The Problem with Cannabis Culture

(a perspective from someone who isn't an old, conservative Boomer)

By Salma Metwally

Weed, pot, marijuana, grass, hash, whatever you like to call it—we have to talk about it. I firmly believe that in 30 years we will look back on weed the way we look at cigarettes now.

In recent years, cannabis has become one of the most popular recreational drugs in youth populations; roughly 30% of high school seniors (living in states where cannabis is legal) report having used this drug in 2022. Furthermore, more states have started legalizing cannabis without properly addressing or even considering the long-term implications.

Cannabis, race, and (de) criminalization  

The acceptance and decriminalization of cannabis after it became popular in predominantly White communities stands in stark contrast to the historical and ongoing disparities faced by Black and indigenous groups when it comes to drug enforcement. As cannabis use became more widespread among White, often more affluent, communities, it underwent a transformation from a stigmatized substance to one associated with counterculture and rebellion. The hypocrisy in American drug laws is glaring when we consider that cannabis, which was used as a pretext for targeting and incarcerating minority communities, has enjoyed a more lenient stance as it became associated with “White” culture around the 60s and 70s with the rise of the hippie movement, and even more recently with its legalization in multiple states.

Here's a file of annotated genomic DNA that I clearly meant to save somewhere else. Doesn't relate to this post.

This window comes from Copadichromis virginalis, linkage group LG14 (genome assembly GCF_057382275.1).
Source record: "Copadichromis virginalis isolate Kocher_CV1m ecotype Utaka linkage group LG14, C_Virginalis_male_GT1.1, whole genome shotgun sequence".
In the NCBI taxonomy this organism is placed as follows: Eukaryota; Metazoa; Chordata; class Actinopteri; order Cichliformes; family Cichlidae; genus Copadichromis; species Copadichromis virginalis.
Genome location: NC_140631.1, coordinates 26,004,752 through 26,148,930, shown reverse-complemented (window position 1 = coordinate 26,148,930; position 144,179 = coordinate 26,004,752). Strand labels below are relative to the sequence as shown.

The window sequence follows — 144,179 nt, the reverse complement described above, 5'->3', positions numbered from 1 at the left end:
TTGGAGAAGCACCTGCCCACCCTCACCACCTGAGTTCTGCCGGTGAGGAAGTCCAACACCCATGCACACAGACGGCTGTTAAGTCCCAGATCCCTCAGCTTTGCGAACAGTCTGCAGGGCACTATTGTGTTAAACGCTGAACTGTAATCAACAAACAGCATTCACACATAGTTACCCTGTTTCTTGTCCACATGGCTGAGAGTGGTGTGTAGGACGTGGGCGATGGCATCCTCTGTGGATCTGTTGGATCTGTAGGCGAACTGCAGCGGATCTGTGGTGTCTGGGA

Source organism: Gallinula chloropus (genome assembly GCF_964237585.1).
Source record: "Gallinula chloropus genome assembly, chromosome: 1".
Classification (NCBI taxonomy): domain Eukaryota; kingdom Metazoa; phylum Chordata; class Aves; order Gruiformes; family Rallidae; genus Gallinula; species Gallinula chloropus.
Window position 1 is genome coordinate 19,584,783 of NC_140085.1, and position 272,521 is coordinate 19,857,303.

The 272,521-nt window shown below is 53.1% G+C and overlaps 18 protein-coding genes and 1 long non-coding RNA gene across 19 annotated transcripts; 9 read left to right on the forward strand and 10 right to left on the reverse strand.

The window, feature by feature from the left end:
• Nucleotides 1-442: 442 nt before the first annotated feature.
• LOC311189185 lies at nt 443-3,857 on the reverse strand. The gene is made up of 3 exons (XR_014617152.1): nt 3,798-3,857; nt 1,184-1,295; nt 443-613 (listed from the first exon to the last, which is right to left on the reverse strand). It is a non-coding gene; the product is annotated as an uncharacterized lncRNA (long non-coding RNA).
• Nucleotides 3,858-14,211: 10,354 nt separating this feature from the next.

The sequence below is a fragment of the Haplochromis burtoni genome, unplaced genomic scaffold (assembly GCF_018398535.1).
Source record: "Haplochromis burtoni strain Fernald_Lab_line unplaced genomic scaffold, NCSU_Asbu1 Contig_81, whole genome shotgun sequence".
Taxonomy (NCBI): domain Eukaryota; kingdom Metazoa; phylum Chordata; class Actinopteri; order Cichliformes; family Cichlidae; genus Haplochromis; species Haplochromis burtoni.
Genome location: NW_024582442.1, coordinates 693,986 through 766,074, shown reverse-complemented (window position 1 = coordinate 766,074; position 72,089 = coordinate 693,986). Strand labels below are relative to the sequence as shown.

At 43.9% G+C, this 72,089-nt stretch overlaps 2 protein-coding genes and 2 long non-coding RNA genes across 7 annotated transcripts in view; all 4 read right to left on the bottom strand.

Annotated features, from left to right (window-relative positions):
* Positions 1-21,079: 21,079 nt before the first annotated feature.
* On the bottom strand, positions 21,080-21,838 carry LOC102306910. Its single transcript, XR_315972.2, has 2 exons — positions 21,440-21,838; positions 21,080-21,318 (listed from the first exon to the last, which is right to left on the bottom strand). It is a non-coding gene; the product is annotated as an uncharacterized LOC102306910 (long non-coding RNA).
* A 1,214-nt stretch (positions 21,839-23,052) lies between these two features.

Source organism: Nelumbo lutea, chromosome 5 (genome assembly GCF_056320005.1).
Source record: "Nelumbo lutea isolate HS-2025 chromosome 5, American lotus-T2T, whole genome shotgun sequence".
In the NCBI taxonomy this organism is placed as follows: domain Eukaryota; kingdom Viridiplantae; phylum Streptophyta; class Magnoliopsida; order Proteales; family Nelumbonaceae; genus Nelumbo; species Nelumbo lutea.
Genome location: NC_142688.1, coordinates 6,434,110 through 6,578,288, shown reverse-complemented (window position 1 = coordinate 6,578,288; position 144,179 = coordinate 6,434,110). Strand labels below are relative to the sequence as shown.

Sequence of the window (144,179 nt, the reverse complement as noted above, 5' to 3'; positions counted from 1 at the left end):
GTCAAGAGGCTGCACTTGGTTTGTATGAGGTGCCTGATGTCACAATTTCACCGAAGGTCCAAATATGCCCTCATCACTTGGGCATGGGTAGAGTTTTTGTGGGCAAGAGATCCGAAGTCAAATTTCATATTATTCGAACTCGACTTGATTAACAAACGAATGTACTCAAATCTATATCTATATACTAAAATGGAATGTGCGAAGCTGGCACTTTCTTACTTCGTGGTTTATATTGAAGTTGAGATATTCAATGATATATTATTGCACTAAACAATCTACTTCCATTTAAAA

This racial bias in drug enforcement has resulted in devastating consequences, such as the disproportionate incarceration rates and pervasive negative consequences for communities of color, not just when it comes to cannabis, but in almost every realm of drug enforcement. This uneven application of drug laws has perpetuated systemic racism in the criminal justice system, revealing a deeply rooted and unjust aspect of American law and society. Even as legalization or decriminalization efforts gain momentum, Black and indigenous communities often face barriers to participation in the emerging cannabis industry, furthering already existing and devastating economic disparities. 

Cannabis use is encouraged in media, but no one's doing anything about it.

I wish young people could have more nuanced discussions about weed without dismissing criticisms of the drug as products of narrow-mindedness and “party-pooping” conservatives, often somewhat older. I can’t drive past the freeway without seeing billboards advertising to me how I can ship weed directly to my house, something especially frustrating and confusing after I get anti-vaping advertisements while listening to music on that very same drive. If the FDA legitimately cared about the rates of lung cancer, it would have banned advertising weed, just like it did with vapes and cigarettes.